Addressing Workplace Harassment in Canada
Peter J. Thorup and R. Lance Ceaser for The Lawyers Weekly
Addressing workplace harassment in Canada effectively involves two primary elements: implementing pro-active measures to prevent harassment; and investigating and taking immediate action when the employer becomes aware of a complaint.
Before workplace harassment becomes an issue, it is advisable for Canadian employers to implement an harassment policy which defines prohibited conduct and outlines a procedure for receiving and investigating complaints. An effective policy should stipulate that violation of its terms may result in discipline, up to and including termination of employment.
Canadian employers should ensure that the rights and obligations of all workplace parties under the policy are communicated to all employees. As an employer, you are encouraged to provide harassment training to emphasize a commitment to provide a Canadian workplace free of harassment and to satisfy obligations of due diligence.
When an employer in Canada is faced with a workplace harassment complaint, there are a number of steps that should be taken.
- Ensure that the complainant understands that the investigation will be kept as confidential as possible, but that the alleged harasser is entitled to know the identity of his or her accuser and the factual basis of the complaint. Furthermore, the complainant must be informed that witnesses who will be interviewed during the investigation will likewise be aware of the circumstances of the complaint.
- In Canadian workplaces with existing harassment policies, complaints must be addressed in accordance with the relevant policy. Failure to follow the process for handling complaints may attract liability and will undermine the effectiveness of the policy.
- Respond to all complaints immediately to reassure the complainant that the issue is being taken seriously. A complainant who feels his or her complaint is being dealt with is less likely to file a human rights complaint, hire a Canadian labour and employment lawyer or initiate some other form of litigation.
- Conduct a timely investigation of the complaint. The more quickly the investigation is completed, the better the prospects for obtaining the relevant facts and dealing with the concerns in a manner that instills confidence among all the parties.
- Ensure that the investigation of the complaint is thorough, complete and unbiased. In that regard, the following investigation procedure should be established:
- Select a investigator who will not only be impartial, but is perceived as being neutral by employees and management alike;
- In potentially serious cases, consider retaining an external expert who is experienced in conducting investigations;
- Investigator should not attempt to simultaneously fulfill other roles, such as trainer, advisor or mediator;
- Ensure the investigator has the necessary resources, such as access to witnesses, personnel files, and private facilities to conduct the investigation;
- Provide the complainant and the alleged harasser with an opportunity to give their versions of events, including identifying any witnesses;
- Present all relevant information before the investigator, and all witnesses should be interviewed by the same investigator;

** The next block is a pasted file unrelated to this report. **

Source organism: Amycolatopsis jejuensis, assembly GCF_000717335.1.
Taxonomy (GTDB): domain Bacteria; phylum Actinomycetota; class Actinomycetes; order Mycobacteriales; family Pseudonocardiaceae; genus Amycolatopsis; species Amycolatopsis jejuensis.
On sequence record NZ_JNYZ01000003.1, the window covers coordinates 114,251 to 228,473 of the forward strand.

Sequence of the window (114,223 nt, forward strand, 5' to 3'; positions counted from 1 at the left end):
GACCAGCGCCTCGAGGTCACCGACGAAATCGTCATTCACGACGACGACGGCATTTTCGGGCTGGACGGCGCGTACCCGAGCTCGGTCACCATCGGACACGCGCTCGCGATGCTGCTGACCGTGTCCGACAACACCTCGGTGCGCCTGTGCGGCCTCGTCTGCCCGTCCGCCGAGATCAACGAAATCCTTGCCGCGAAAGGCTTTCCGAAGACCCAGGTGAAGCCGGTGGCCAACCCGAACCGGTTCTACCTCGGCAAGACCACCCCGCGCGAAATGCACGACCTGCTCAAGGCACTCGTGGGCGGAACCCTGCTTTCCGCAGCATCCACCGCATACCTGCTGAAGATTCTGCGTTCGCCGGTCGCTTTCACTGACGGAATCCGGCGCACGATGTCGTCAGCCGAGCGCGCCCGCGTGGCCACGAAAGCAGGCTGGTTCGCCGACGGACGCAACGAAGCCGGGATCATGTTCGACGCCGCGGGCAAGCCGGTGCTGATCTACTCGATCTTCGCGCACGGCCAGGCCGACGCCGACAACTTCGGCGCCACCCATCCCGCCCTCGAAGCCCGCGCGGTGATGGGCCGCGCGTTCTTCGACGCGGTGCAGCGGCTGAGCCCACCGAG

- Assess the credibility of witnesses. It is important that interviews be conducted in person whenever possible;
- The investigator must document and maintain records of all stages of the investigation, including detailed notes of interviews with witnesses;
- A report of the investigation, including details of the process and any findings, should be prepared by the investigator as soon after completing the investigation as possible;
- The employer and investigator must decide what written information will ultimately be provided to the complainant and respondent.
Once a thorough investigation of the complaint has been conducted, and the employer has received the investigator's report, the Canadian employer must decide upon the appropriate course of action. In the event that harassment in the workplace is found to have occurred, the employer may consider both non-disciplinary and disciplinary action. Options available to Canadian employers in responding to a finding of harassment include: demanding an apology for the complainant; providing counseling and/or training to the harasser and other staff: disciplining or dismissing the harasser; or changing the location, assignment or reporting relationship between the complainant and harasser.
When determining the appropriate remedy for harassment, it is important to focus on what is necessary to mitigate its effects on the complainant. Although dismissal may be warranted in some cases of workplace harassment, a Canadian employer should ensure that this action is reserved for situations where a less harsh response is not appropriate.
By taking pro-active steps, such as implementing a Canadian workplace harassment policy and training employees in appropriate conduct, the incidence of harassment in the workplace should be reduced. However, to avoid liability, it is important that a Canadian employer have a complete strategy for addressing complaints when they arise. Knowing how to properly investigate such complaints is, therefore, crucial. Before starting an investigation, you may want to consider discussing your situation with a Canadian labour and employment lawyer.
Peter J. Thorup and R. Lance Ceaser are at Filion Wakely Thorup Angeletti LLP. Peter Thorup can be reached by e-mail